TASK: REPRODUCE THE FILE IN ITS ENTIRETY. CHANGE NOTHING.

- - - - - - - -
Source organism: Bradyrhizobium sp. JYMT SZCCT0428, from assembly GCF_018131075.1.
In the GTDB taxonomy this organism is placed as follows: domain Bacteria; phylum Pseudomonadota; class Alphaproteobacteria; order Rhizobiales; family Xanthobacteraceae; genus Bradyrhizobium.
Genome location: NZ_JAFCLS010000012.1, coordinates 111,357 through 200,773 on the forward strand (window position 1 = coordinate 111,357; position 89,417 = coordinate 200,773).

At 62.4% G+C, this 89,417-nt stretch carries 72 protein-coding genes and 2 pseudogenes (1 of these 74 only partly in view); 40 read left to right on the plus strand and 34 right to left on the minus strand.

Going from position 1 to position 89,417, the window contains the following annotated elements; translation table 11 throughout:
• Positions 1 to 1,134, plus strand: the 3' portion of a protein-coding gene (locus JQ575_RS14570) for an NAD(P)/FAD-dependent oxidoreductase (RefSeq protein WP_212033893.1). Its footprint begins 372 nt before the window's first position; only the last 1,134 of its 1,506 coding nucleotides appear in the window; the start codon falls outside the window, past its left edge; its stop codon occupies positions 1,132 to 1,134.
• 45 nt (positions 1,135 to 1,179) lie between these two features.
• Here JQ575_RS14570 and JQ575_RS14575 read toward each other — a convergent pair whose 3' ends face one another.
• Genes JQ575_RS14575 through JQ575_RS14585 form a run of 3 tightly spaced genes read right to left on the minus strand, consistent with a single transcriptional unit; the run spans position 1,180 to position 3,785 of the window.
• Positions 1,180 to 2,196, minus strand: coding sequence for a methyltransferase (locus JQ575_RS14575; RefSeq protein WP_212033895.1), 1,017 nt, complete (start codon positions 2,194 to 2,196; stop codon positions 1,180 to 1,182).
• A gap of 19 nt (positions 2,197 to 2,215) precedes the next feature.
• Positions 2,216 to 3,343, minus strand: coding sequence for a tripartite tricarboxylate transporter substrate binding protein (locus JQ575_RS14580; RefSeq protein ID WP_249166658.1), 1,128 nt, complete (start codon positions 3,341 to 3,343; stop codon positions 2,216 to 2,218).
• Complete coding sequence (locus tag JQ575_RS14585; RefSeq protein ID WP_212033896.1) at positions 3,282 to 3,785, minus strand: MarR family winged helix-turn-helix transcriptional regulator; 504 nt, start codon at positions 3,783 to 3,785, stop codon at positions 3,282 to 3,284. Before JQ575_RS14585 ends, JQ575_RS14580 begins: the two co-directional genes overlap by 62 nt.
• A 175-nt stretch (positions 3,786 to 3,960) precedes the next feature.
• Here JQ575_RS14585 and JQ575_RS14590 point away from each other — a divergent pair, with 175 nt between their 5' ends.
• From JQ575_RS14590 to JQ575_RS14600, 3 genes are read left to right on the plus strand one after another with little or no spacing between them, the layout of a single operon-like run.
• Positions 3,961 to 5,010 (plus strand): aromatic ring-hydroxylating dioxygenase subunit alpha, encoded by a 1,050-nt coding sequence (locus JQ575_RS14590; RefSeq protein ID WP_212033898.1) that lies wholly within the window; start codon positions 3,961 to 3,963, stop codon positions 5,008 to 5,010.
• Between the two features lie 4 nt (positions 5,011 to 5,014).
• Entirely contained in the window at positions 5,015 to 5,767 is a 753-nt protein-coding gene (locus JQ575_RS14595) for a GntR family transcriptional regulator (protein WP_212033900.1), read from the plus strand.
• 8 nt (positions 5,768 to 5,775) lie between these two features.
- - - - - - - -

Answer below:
Source organism: Bradyrhizobium sp. JYMT SZCCT0428, from assembly GCF_018131075.1.
In the GTDB taxonomy this organism is placed as follows: domain Bacteria; phylum Pseudomonadota; class Alphaproteobacteria; order Rhizobiales; family Xanthobacteraceae; genus Bradyrhizobium.
Genome location: NZ_JAFCLS010000012.1, coordinates 111,357 through 200,773 on the forward strand (window position 1 = coordinate 111,357; position 89,417 = coordinate 200,773).

At 62.4% G+C, this 89,417-nt stretch carries 72 protein-coding genes and 2 pseudogenes (1 of these 74 only partly in view); 40 read left to right on the plus strand and 34 right to left on the minus strand.

Going from position 1 to position 89,417, the window contains the following annotated elements; translation table 11 throughout:
• Positions 1 to 1,134, plus strand: the 3' portion of a protein-coding gene (locus JQ575_RS14570) for an NAD(P)/FAD-dependent oxidoreductase (RefSeq protein WP_212033893.1). Its footprint begins 372 nt before the window's first position; only the last 1,134 of its 1,506 coding nucleotides appear in the window; the start codon falls outside the window, past its left edge; its stop codon occupies positions 1,132 to 1,134.
• 45 nt (positions 1,135 to 1,179) lie between these two features.
• Here JQ575_RS14570 and JQ575_RS14575 read toward each other — a convergent pair whose 3' ends face one another.
• Genes JQ575_RS14575 through JQ575_RS14585 form a run of 3 tightly spaced genes read right to left on the minus strand, consistent with a single transcriptional unit; the run spans position 1,180 to position 3,785 of the window.
• Positions 1,180 to 2,196, minus strand: coding sequence for a methyltransferase (locus JQ575_RS14575; RefSeq protein WP_212033895.1), 1,017 nt, complete (start codon positions 2,194 to 2,196; stop codon positions 1,180 to 1,182).
• A gap of 19 nt (positions 2,197 to 2,215) precedes the next feature.
• Positions 2,216 to 3,343, minus strand: coding sequence for a tripartite tricarboxylate transporter substrate binding protein (locus JQ575_RS14580; RefSeq protein ID WP_249166658.1), 1,128 nt, complete (start codon positions 3,341 to 3,343; stop codon positions 2,216 to 2,218).
• Complete coding sequence (locus tag JQ575_RS14585; RefSeq protein ID WP_212033896.1) at positions 3,282 to 3,785, minus strand: MarR family winged helix-turn-helix transcriptional regulator; 504 nt, start codon at positions 3,783 to 3,785, stop codon at positions 3,282 to 3,284. Before JQ575_RS14585 ends, JQ575_RS14580 begins: the two co-directional genes overlap by 62 nt.
• A 175-nt stretch (positions 3,786 to 3,960) precedes the next feature.
• Here JQ575_RS14585 and JQ575_RS14590 point away from each other — a divergent pair, with 175 nt between their 5' ends.
• From JQ575_RS14590 to JQ575_RS14600, 3 genes are read left to right on the plus strand one after another with little or no spacing between them, the layout of a single operon-like run.
• Positions 3,961 to 5,010 (plus strand): aromatic ring-hydroxylating dioxygenase subunit alpha, encoded by a 1,050-nt coding sequence (locus JQ575_RS14590; RefSeq protein ID WP_212033898.1) that lies wholly within the window; start codon positions 3,961 to 3,963, stop codon positions 5,008 to 5,010.
• Between the two features lie 4 nt (positions 5,011 to 5,014).
• Entirely contained in the window at positions 5,015 to 5,767 is a 753-nt protein-coding gene (locus JQ575_RS14595) for a GntR family transcriptional regulator (protein WP_212033900.1), read from the plus strand.
• 8 nt (positions 5,768 to 5,775) lie between these two features.